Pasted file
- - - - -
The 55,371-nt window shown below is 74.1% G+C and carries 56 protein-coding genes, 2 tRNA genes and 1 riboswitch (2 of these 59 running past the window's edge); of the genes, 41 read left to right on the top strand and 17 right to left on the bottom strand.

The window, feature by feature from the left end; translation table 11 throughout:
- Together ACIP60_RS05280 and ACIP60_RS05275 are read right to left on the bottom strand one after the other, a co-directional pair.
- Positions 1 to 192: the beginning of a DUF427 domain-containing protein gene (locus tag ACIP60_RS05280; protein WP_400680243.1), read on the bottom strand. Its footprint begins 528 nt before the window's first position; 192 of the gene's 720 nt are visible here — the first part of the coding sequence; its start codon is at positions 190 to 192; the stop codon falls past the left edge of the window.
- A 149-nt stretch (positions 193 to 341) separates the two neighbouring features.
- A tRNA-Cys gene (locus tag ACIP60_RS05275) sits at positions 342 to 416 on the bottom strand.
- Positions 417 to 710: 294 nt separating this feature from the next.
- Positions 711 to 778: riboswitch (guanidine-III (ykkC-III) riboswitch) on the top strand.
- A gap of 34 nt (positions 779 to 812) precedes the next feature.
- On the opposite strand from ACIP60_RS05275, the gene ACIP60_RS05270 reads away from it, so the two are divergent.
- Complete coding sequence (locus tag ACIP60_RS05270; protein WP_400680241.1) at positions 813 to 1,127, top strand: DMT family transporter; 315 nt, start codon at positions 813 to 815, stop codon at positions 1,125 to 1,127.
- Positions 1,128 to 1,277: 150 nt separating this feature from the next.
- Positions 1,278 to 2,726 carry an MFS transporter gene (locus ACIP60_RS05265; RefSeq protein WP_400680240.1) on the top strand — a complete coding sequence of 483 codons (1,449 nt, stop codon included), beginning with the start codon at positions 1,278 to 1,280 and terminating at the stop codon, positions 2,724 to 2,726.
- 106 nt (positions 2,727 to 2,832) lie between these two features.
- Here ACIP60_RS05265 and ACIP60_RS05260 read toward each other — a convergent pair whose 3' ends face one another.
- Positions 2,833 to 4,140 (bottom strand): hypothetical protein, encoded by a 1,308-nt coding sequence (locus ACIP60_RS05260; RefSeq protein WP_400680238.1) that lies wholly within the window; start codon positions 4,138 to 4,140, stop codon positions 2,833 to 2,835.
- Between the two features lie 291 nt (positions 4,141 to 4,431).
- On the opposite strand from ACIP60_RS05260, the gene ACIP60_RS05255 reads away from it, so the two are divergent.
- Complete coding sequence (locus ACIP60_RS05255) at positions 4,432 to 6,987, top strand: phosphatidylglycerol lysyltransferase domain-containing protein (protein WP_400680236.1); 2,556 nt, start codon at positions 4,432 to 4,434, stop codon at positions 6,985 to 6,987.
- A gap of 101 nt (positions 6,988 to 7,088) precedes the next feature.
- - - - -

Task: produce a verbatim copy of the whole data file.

The 55,371-nt window shown below is 74.1% G+C and carries 56 protein-coding genes, 2 tRNA genes and 1 riboswitch (2 of these 59 running past the window's edge); of the genes, 41 read left to right on the top strand and 17 right to left on the bottom strand.

The window, feature by feature from the left end; translation table 11 throughout:
- Together ACIP60_RS05280 and ACIP60_RS05275 are read right to left on the bottom strand one after the other, a co-directional pair.
- Positions 1 to 192: the beginning of a DUF427 domain-containing protein gene (locus tag ACIP60_RS05280; protein WP_400680243.1), read on the bottom strand. Its footprint begins 528 nt before the window's first position; 192 of the gene's 720 nt are visible here — the first part of the coding sequence; its start codon is at positions 190 to 192; the stop codon falls past the left edge of the window.
- A 149-nt stretch (positions 193 to 341) separates the two neighbouring features.
- A tRNA-Cys gene (locus tag ACIP60_RS05275) sits at positions 342 to 416 on the bottom strand.
- Positions 417 to 710: 294 nt separating this feature from the next.
- Positions 711 to 778: riboswitch (guanidine-III (ykkC-III) riboswitch) on the top strand.
- A gap of 34 nt (positions 779 to 812) precedes the next feature.
- On the opposite strand from ACIP60_RS05275, the gene ACIP60_RS05270 reads away from it, so the two are divergent.
- Complete coding sequence (locus tag ACIP60_RS05270; protein WP_400680241.1) at positions 813 to 1,127, top strand: DMT family transporter; 315 nt, start codon at positions 813 to 815, stop codon at positions 1,125 to 1,127.
- Positions 1,128 to 1,277: 150 nt separating this feature from the next.
- Positions 1,278 to 2,726 carry an MFS transporter gene (locus ACIP60_RS05265; RefSeq protein WP_400680240.1) on the top strand — a complete coding sequence of 483 codons (1,449 nt, stop codon included), beginning with the start codon at positions 1,278 to 1,280 and terminating at the stop codon, positions 2,724 to 2,726.
- 106 nt (positions 2,727 to 2,832) lie between these two features.
- Here ACIP60_RS05265 and ACIP60_RS05260 read toward each other — a convergent pair whose 3' ends face one another.
- Positions 2,833 to 4,140 (bottom strand): hypothetical protein, encoded by a 1,308-nt coding sequence (locus ACIP60_RS05260; RefSeq protein WP_400680238.1) that lies wholly within the window; start codon positions 4,138 to 4,140, stop codon positions 2,833 to 2,835.
- Between the two features lie 291 nt (positions 4,141 to 4,431).
- On the opposite strand from ACIP60_RS05260, the gene ACIP60_RS05255 reads away from it, so the two are divergent.
- Complete coding sequence (locus ACIP60_RS05255) at positions 4,432 to 6,987, top strand: phosphatidylglycerol lysyltransferase domain-containing protein (protein WP_400680236.1); 2,556 nt, start codon at positions 4,432 to 4,434, stop codon at positions 6,985 to 6,987.
- A gap of 101 nt (positions 6,988 to 7,088) precedes the next feature.